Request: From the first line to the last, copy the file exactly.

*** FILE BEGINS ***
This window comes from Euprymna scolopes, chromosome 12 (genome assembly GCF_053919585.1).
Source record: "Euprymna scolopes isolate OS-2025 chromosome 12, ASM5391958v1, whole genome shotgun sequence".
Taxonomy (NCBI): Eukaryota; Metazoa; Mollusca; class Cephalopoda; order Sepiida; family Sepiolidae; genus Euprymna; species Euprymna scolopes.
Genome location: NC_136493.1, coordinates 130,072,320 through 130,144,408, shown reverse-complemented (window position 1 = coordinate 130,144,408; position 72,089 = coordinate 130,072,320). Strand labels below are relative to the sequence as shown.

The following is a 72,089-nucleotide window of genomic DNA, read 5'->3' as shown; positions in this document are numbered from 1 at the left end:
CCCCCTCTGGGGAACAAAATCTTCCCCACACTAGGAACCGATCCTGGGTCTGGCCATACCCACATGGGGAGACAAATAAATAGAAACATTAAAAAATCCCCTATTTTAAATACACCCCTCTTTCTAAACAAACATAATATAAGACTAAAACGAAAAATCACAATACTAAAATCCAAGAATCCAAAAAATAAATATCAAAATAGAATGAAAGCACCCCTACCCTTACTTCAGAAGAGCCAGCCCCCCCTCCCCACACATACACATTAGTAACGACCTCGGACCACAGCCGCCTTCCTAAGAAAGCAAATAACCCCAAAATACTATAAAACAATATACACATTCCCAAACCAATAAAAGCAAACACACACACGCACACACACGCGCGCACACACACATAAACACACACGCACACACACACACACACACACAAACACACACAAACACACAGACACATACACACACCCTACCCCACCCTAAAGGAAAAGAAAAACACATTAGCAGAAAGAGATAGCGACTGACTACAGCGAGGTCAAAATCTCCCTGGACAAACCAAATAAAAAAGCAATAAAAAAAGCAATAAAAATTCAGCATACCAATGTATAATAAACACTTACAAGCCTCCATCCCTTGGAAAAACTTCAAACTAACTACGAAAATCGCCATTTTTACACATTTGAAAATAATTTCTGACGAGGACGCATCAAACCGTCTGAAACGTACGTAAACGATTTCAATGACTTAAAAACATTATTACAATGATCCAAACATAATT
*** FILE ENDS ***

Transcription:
This window comes from Euprymna scolopes, chromosome 12 (genome assembly GCF_053919585.1).
Source record: "Euprymna scolopes isolate OS-2025 chromosome 12, ASM5391958v1, whole genome shotgun sequence".
Taxonomy (NCBI): Eukaryota; Metazoa; Mollusca; class Cephalopoda; order Sepiida; family Sepiolidae; genus Euprymna; species Euprymna scolopes.
Genome location: NC_136493.1, coordinates 130,072,320 through 130,144,408, shown reverse-complemented (window position 1 = coordinate 130,144,408; position 72,089 = coordinate 130,072,320). Strand labels below are relative to the sequence as shown.

The following is a 72,089-nucleotide window of genomic DNA, read 5'->3' as shown; positions in this document are numbered from 1 at the left end:
CCCCCTCTGGGGAACAAAATCTTCCCCACACTAGGAACCGATCCTGGGTCTGGCCATACCCACATGGGGAGACAAATAAATAGAAACATTAAAAAATCCCCTATTTTAAATACACCCCTCTTTCTAAACAAACATAATATAAGACTAAAACGAAAAATCACAATACTAAAATCCAAGAATCCAAAAAATAAATATCAAAATAGAATGAAAGCACCCCTACCCTTACTTCAGAAGAGCCAGCCCCCCCTCCCCACACATACACATTAGTAACGACCTCGGACCACAGCCGCCTTCCTAAGAAAGCAAATAACCCCAAAATACTATAAAACAATATACACATTCCCAAACCAATAAAAGCAAACACACACACGCACACACACGCGCGCACACACACATAAACACACACGCACACACACACACACACACACAAACACACACAAACACACAGACACATACACACACCCTACCCCACCCTAAAGGAAAAGAAAAACACATTAGCAGAAAGAGATAGCGACTGACTACAGCGAGGTCAAAATCTCCCTGGACAAACCAAATAAAAAAGCAATAAAAAAAGCAATAAAAATTCAGCATACCAATGTATAATAAACACTTACAAGCCTCCATCCCTTGGAAAAACTTCAAACTAACTACGAAAATCGCCATTTTTACACATTTGAAAATAATTTCTGACGAGGACGCATCAAACCGTCTGAAACGTACGTAAACGATTTCAATGACTTAAAAACATTATTACAATGATCCAAACATAATT